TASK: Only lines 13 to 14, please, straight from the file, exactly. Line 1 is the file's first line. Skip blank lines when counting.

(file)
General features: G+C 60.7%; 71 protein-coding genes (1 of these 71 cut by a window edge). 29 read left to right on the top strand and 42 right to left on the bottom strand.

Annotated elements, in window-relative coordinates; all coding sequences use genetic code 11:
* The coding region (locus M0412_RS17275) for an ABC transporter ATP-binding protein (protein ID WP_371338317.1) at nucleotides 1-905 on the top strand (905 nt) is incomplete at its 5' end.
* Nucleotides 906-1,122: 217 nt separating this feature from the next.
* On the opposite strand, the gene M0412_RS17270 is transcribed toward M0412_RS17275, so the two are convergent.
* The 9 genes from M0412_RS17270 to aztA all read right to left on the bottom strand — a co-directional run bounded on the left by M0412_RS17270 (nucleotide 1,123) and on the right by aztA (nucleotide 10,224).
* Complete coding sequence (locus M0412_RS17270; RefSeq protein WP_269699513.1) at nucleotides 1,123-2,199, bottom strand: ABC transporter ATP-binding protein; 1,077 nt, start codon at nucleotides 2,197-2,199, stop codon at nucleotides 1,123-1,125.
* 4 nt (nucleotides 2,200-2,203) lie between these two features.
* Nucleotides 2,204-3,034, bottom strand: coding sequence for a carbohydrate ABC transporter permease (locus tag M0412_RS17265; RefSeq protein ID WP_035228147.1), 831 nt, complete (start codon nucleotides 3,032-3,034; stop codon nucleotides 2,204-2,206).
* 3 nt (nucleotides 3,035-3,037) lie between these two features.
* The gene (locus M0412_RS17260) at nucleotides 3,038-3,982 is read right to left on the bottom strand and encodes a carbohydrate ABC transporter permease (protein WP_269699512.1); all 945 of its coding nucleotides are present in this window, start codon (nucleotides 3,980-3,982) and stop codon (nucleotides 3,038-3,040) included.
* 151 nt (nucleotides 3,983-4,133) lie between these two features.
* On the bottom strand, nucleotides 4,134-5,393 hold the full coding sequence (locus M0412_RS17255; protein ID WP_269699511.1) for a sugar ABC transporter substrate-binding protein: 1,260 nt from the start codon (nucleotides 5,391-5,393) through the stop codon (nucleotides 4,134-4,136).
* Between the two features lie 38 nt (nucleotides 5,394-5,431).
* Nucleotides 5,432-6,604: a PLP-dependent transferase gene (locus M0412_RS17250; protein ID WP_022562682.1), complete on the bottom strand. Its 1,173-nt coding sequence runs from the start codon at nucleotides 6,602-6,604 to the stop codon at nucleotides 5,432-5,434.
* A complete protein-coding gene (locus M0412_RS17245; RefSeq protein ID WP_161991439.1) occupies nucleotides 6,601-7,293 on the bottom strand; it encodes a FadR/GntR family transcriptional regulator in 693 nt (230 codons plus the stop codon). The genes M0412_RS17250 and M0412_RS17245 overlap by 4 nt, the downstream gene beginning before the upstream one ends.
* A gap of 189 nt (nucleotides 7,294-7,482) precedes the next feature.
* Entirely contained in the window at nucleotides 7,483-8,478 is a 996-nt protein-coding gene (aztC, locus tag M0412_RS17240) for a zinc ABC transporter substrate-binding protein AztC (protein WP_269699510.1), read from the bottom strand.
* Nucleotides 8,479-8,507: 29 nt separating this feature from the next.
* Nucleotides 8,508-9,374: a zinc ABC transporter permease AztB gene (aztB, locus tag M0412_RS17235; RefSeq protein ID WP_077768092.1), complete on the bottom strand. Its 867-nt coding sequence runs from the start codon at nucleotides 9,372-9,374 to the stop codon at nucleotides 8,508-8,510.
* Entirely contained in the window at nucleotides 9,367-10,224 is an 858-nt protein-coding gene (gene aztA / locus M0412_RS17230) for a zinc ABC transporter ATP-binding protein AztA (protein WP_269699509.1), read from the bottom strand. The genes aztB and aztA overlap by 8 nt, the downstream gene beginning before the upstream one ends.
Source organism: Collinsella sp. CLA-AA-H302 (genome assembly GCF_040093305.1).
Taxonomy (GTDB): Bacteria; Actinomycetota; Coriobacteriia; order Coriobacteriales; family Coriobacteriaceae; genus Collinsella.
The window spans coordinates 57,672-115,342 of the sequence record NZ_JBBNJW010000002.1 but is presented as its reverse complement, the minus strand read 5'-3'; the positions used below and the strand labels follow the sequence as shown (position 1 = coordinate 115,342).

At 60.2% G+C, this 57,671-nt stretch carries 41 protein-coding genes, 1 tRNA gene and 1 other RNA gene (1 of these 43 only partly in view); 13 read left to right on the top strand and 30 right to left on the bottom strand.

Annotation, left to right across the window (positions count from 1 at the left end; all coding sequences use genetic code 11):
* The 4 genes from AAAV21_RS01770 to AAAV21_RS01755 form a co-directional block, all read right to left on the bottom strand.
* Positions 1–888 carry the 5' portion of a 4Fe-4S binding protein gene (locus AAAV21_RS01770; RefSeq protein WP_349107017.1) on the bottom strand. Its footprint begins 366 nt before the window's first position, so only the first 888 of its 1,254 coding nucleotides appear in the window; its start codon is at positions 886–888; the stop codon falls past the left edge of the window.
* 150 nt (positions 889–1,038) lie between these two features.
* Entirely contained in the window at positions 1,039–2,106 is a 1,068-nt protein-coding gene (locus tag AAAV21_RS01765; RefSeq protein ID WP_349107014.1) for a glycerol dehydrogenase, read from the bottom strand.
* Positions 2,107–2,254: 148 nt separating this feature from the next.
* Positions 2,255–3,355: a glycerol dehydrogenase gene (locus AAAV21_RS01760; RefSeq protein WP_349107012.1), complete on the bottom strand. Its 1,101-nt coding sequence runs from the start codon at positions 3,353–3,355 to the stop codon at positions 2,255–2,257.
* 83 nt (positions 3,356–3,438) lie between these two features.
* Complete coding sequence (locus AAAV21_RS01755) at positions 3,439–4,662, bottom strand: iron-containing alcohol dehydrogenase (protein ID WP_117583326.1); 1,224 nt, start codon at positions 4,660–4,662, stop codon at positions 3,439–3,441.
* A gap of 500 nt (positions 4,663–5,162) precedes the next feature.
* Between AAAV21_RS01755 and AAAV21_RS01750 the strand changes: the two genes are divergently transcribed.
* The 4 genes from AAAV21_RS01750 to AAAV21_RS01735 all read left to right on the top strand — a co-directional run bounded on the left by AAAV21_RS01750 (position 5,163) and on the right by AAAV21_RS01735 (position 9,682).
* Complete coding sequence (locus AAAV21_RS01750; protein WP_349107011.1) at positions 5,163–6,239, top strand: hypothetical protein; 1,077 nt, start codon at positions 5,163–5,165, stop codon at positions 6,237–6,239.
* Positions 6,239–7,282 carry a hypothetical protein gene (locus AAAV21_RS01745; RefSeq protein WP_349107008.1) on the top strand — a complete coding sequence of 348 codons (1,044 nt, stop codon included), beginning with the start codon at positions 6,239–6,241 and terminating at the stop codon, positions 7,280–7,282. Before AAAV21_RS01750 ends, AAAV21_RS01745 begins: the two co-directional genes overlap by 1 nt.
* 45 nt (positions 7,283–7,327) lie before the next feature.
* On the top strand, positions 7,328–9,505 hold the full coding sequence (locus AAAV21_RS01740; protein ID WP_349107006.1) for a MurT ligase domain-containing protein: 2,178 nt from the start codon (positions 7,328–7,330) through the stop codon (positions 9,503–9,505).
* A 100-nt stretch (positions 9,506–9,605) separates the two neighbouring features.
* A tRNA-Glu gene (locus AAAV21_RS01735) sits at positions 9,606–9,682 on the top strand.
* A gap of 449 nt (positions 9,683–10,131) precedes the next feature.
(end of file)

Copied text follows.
* On the bottom strand, nucleotides 4,134-5,393 hold the full coding sequence (locus M0412_RS17255; protein ID WP_269699511.1) for a sugar ABC transporter substrate-binding protein: 1,260 nt from the start codon (nucleotides 5,391-5,393) through the stop codon (nucleotides 4,134-4,136).
* Between the two features lie 38 nt (nucleotides 5,394-5,431).